2

I'm trying to iterate through an array of digits and count how many times each digit is found in the array.

In ruby it's easy, I just declare a Hash.new(0) and that hash is already been set up for counting from 0 as a value. For example:

arr = [1,0,0,0,1,0,0,1]
counter = Hash.new(0)
arr.each { |num| counter[num] += 1 } # which gives {1=> 3, 0=> 5}

I wanted to do the same thing in JavaScript but let counter = {} gives me { '0': NaN, '1': NaN }.

Do you have any idea how to create that same Hash as an Object in JavaScript?

3
  • 1
    Sidenote: in Ruby you are abusing each for reducing. It should be done as arr.each_with_object(Hash.new{0}) { |num, counter| counter[num] += 1 }. Aug 25, 2019 at 5:07
  • 1
    Sidenote: in Ruby it might be more consise with [1,0,0,0,1,0,0,1].group_by(&:itself).transform_values(&:count) #⇒ {1=>3, 0=>5}. Aug 25, 2019 at 5:20
  • 1
    You can't do this, JavaScript has no analog for Hash.new(0) in Ruby. You need to test whether the key exists before attempting to increment its value.
    – user229044
    Aug 25, 2019 at 5:46

3 Answers 3

3

ECMAScript does not have default values for missing keys in objects the same way Ruby does for Hashes. You can, however, use dynamic introspective metaprogramming to do something similar, using ECMAScript Proxy objects:

const defaultValue = 42;
const proxyHandler = {
    get: (target, name) => name in target ? target[name] : defaultValue
};
const underlyingObject = {};

const hash = new Proxy(underlyingObject, proxyHandler);

1 in hash
//=> false
1 in underlyingObject
//=> false

hash[1]
//=> 42
underlyingObject[1]
//=> undefined

So, you could do something like this:

arr.reduce(
    (acc, el) => { acc[el]++; return acc }, 
    new Proxy(
        {},
        { get: (target, name) => name in target ? target[name] : 0 }
    )
)
//=> Proxy [ { '0': 5, '1': 3 }, { get: [Function: get] } ]

However, this is still not equivalent to the Ruby version, where the keys of the Hash can be arbitrary objects whereas the property keys in an ECMAScript object can only be Strings and Symbols.

The direct equivalent of a Ruby Hash is an ECMAScript Map.

Unfortunately, ECMAScript Maps don't have default values either. We could use the same trick we used for objects and create a Proxy, but that would be awkward since we would have to intercept accesses to the get method of the Map, then extract the arguments, call has, and so on.

Luckily, Maps are designed to be subclassable:

class DefaultMap extends Map {
    constructor(iterable=undefined, defaultValue=undefined) {
        super(iterable);
        Object.defineProperty(this, "defaultValue", { value: defaultValue });
    }

    get(key) {
        return this.has(key) ? super.get(key) : this.defaultValue;
    }
}

const hash = new DefaultMap(undefined, 42);

hash.has(1)
//=> false

hash.get(1)
//=> 42

This allows us to do something like this:

arr.reduce(
    (acc, el) => acc.set(el, acc.get(el) + 1), 
    new DefaultMap(undefined, 0)
)
//=> DefaultMap [Map] { 1 => 3, 0 => 5 }

Of course, once we start defining our own Map anyway, we might just go the whole way:

class Histogram extends DefaultMap {
    constructor(iterator=undefined) {
        super(undefined, 0);

        if (iterator) {
            for (const el of iterator) {
                this.set(el);
            }
        }
    }

    set(key) {
        super.set(key, this.get(key) + 1)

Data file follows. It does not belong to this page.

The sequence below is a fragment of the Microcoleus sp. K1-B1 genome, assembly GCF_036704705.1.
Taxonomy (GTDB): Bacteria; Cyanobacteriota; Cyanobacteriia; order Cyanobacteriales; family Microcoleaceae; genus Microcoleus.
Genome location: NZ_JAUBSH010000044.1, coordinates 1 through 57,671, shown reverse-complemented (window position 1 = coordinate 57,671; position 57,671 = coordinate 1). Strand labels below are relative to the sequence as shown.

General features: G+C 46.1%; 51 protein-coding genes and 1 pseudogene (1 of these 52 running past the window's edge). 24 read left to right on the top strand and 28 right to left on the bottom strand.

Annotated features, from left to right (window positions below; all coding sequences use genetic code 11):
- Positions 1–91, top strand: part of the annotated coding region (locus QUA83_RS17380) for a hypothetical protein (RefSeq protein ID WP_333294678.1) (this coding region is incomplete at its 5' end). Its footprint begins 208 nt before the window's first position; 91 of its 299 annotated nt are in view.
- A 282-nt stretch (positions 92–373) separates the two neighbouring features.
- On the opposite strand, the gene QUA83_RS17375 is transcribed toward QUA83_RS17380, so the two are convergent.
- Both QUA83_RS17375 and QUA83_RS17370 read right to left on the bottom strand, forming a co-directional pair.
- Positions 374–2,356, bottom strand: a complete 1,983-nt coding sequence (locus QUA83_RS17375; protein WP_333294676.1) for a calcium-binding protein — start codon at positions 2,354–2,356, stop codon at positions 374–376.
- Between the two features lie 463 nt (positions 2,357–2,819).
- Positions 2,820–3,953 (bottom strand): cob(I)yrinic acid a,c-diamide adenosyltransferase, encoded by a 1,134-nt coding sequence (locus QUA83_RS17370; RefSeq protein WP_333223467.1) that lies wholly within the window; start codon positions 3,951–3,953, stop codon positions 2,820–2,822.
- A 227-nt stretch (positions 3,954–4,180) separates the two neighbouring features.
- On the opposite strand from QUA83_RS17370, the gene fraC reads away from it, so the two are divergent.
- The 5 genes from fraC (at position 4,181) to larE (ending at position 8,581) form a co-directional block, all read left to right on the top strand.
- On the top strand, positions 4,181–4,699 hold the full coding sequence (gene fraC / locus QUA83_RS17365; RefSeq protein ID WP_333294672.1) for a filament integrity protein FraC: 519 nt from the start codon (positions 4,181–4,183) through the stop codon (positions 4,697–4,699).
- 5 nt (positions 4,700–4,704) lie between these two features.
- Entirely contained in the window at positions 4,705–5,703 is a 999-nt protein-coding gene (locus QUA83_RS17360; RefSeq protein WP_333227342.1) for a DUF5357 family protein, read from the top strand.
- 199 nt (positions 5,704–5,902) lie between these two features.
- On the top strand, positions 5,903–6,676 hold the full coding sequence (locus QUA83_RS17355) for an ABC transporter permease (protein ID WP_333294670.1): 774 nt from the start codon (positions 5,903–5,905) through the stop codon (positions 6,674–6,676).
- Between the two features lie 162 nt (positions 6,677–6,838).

}
}

new Histogram(arr)
//=> Histogram [Map] { 1 => 3, 0 => 5 }

This also demonstrates a very important lesson: the choice of data structure can vastly influence the complexity of the algorithm. With the correct choice of data structure (a Histogram), the algorithm completely vanishes, all we do is instantiate the data structure.

Note that the same is true in Ruby also. By choosing the right data structure (there are several implementations of a MultiSet floating around the web), your entire algorithm vanishes and all that is left is:

require 'multiset'

Multiset[*arr]
#=> #<Multiset:#5 0, #3 1>
2

In Javascript you do it with Array.reduce

const reducer = (acc, e) => acc.set(e, (acc.get(e) || 0) + 1);
[1, 0, 0, 0, 1, 0, 0, 1].reduce(reducer, new Map())
//⇒ Map(2) {1 => 3, 0 => 5}
1
  • That's the "correct" solution in Ruby as well arr.each_with_object(Hash.new(0)) {|el, acc| acc[el] += 1 }. The question is how to get a dictionary with default values. Aug 25, 2019 at 14:41
0

You can use Map,

  • initialize hash as Map
  • Loop through array, if key is already present in hash increase it's value by 1 else set it to 1

let arr = [1, 0, 0, 0, 1, 0, 0, 1]
let hash = new Map()

arr.forEach(val => {
  hash.set(val, (hash.get(val) || 0) + 1)
})

console.log([...hash])

4
  • I've done that idea with an if else statement: ` let hash = new Map() arr.forEach(num => { hash[num] ? hash[num]++ : hash[num] = 1 } ) ` . Is there any way in JavaScript to avoid the If else statement and just do the fast counting like in my ruby example in the post?
    – Commando
    Aug 25, 2019 at 5:02
  • @Commando using if else statement doesn't affect performance much, the one i posted uses a logical OR Aug 25, 2019 at 5:10
  • Is there any benefit to using Map, set, and get vs the hash literal {} with [] and []=? Aug 25, 2019 at 5:47
  • @maxpleaner: ECMAScript objects only allow strings or symbols as keys. Anything else will be implicitly converted to strings. Depending on how close you want the analogy to Ruby to be, that could be a problem. E.g. in Ruby, I can have { 0 => 23, '0' => 42 }, in ECMAScript, those would be the same key. Maps are the ECMAScript equivalent to Ruby Hashes. Aug 25, 2019 at 6:00

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